Reefer Fuel Vs. Tractor Fuel: The Fuel Differences

When operating any kind of vehicle, one must know what kind of fuel it takes. Filling the vehicle with the wrong fuel will result in terrible performance from the vehicle and eventual damage to the engine itself. For this article, we are concerned with the difference between reefer and tractor fuel. Both fuel types serve a purpose; therefore, what are their purposes?

Reefer fuel is designed for any off-road vehicles, while tractor fuel is for any construction vehicle, alongside trucks and semis. Both can be used in similar vehicles; however, serve different functions. Understand the vehicle’s purpose for which fuel to take.

Only you can know what you intend to use the vehicle for, determining which fuel to use. Let’s go further and investigate why these fuels serve the purpose they do, the consequences when not used properly, the price of fuel, and some specific vehicles associated with each. Make sure to keep reading if you want to find out more!

Reefer Fuel

Reefer Fuel Tank

To begin with, reefer fuel is a type of fuel that is focused on lowering the temperature of refrigeration trucks. This means that these vehicles primarily focus on keeping any perishable items within the vehicle at low temperature and as fresh as possible, thereby preventing spoiling. As you may have guessed, this type of fuel is the main source for vehicles operating in the food supply chain. This includes those in the food industries such as agriculture. Keeping everything fresh as it travels towards its destination is the goal.

And as said earlier, vehicles that use reefer fuel are only off-road vehicles. This means that the vehicle will never operate on public roads. In other words, it is illegal, and you will be heavily fined if you operate these vehicles with fuel on any public road. You are breaking the law by not observing this and will be punished according to the state. Avoid this at all costs!

Finally, it is vital to know that reefer fuel is not the source of propelling the vehicle. You must use regular diesel or gasoline to move the vehicle around. Again, reefer fuel is only here to regulate the temperature within the vehicle and nothing more. Just do not mistake reefer fuel as a source to regulate and move the vehicle. If trying to use it for the latter purpose, you will ruin the engine, and the vehicle will barely move.

Tractor Fuel

Tractor Fuel Tank

Next up is tractor fuel. Tractor fuel, in contrast to reefer fuel, can be operated on public roads at the cost of road tax at around $5.57 per gallon. For this kind of fuel, its primary purpose is to provide optimal performance under high temperatures. All construction and agriculture purposes use this type of fuel as they often operate in these conditions.

Using tractor fuel allows for longer usage regardless of the temperature. Again, its true effectiveness shows when under extremely hot climates and requires to be operated daily.

By the name alone, you may guess that the word “tractor” sounds slow. Well, it is. All trucks, semis, and construction vehicles such as tractors can only go so fast. In fact, the speed limit is different for these kinds of vehicles on any freeways and highways.

For example, these vehicles are limited to a speed limit of 70 mph, while all other vehicles are allowed 80 mph. These vehicles also are required to remain on the far most right side of the lane or “slow” lane (for the US).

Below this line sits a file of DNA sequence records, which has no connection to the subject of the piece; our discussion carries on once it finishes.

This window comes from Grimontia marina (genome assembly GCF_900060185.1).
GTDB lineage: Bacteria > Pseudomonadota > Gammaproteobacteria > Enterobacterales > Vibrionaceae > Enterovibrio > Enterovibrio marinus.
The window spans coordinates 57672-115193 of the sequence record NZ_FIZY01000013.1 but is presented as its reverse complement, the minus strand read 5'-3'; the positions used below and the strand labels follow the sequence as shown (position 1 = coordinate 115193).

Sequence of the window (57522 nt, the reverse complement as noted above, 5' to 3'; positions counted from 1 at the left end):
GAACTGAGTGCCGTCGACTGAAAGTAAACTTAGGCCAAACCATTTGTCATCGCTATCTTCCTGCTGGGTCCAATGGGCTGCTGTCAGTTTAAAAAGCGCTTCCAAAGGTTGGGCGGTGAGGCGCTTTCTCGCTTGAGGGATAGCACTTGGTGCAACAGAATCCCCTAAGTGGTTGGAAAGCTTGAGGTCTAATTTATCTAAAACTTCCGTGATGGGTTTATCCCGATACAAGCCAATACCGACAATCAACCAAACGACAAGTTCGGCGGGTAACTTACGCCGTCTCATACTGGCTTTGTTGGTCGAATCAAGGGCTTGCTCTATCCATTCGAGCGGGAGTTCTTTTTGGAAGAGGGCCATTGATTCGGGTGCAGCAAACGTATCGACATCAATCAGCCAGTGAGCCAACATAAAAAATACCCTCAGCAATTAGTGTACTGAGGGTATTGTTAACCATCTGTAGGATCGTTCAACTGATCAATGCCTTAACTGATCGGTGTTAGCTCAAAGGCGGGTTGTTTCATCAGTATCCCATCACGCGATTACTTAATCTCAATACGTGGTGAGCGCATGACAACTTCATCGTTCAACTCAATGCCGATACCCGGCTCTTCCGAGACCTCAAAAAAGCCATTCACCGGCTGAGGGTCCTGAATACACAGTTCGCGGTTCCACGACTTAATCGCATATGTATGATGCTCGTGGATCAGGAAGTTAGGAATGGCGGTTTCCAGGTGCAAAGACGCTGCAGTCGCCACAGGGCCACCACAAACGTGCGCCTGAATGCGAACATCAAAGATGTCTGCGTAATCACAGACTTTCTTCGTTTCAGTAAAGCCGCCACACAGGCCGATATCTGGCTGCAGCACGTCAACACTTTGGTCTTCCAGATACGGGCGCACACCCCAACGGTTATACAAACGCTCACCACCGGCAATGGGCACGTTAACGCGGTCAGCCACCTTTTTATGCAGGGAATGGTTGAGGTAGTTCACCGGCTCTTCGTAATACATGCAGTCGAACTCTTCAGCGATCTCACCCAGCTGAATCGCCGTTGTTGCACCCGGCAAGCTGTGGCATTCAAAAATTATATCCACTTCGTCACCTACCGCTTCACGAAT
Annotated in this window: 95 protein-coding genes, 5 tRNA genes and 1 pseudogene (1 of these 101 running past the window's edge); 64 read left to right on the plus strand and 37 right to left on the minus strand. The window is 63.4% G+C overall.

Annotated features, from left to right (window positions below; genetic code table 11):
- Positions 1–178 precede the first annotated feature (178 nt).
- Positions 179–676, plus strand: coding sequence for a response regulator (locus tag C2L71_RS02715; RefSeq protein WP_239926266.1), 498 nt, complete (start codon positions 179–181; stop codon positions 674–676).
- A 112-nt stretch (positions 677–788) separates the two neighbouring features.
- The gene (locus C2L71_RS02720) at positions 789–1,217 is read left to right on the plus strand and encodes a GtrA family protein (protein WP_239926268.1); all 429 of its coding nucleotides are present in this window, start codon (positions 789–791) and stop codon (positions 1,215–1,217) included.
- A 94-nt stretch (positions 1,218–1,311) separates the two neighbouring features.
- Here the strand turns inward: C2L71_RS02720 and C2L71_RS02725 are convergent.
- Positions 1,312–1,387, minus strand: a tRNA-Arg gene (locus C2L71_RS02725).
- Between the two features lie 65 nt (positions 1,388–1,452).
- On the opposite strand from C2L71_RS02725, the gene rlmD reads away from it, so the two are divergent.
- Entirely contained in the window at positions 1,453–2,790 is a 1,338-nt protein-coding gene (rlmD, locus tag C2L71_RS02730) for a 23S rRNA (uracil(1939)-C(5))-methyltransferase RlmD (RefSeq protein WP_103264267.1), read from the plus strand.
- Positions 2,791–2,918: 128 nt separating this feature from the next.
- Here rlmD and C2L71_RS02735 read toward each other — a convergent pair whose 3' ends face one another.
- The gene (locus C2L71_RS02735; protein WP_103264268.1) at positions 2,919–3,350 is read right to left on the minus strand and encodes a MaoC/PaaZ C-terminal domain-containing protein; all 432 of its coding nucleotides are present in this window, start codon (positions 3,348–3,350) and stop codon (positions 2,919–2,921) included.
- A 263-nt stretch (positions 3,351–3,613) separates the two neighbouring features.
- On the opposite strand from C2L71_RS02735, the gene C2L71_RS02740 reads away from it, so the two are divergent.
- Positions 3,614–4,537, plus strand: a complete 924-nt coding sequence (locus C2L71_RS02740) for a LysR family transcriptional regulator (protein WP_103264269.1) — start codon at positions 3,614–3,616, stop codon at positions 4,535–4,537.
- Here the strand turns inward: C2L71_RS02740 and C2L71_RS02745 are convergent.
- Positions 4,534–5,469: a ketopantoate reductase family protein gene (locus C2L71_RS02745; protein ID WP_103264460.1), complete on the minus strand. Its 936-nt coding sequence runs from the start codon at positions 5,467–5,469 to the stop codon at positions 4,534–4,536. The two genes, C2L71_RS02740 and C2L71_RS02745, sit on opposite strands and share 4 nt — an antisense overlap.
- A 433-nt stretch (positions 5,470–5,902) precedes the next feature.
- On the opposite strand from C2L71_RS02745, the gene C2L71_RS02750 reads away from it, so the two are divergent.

Cost of Fuel

This section will briefly discuss the general fuel cost per gallon and share examples of the vehicles and their fuel capacity and any comparisons and contrasts, if any.

Reefer fuel goes about $2.99 a gallon and is not taxed since, again, they do not operate on public roads. For refrigeration trucks or any other reefer-based vehicle, the fuel capacity can range from 150 to 3,000 gallons. After doing the math, we are looking at spending around $448.5 to $8,970 total per reefer vehicle.

Tractor fuel is around $2.75 per gallon, not including the $5.57 road tax per gallon. With a tractor using the tractor fuel, for example, the total fuel capacity can be around 120 to 250 gallons, therefore resulting in a total cost range of $330 to $687.5. Tractor fuel prices per gallon and their total may also be similar to other trucks, as stated in the reefer fuel section. For example, we said that the largest size in a truck could be 3,000 gallons; however, instead of reefer fuel, tractor fuel will cost $8,250 in total.

Again, both types can be used in similar vehicles with similar gallon sizes. Only the price will differ between the two, and the tax exclusion for reefer fuel, compared to the tractor fuel.


For this final segment, we will list vehicles and their purpose and what fuel they can use.

With reefer fuel, it is any vehicle that is used for the regulation of temperature. This usually involves transporting food products. Trucks and semis are most commonly used with reefer fuel. Some reefer vehicles can include the use of vans; however, they are not common. And that is basically it.

For tractor fuel, a larger number of vehicles can use this type of fuel.

Like reefer fuel, trucks and semis, for purposes other than temperature regulation, are vehicles that can use tractor fuel. Unlike reefer fuel, many construction vehicles are the primary vehicles used with tractor fuel. Construction vehicles such as bulldozers, front-loaders, dump trucks, and concrete mixer trucks are not purposed to transport food products and therefore do not have a purpose with reefer fuel they do not even allow the fuel anyways.

Hopefully, this article helped you identify the difference between both fuels and when and where you should use them. Always learn about the fuel and to what extent you may use them. Finally, do not put the wrong fuel in to avoid damage and poor performance.

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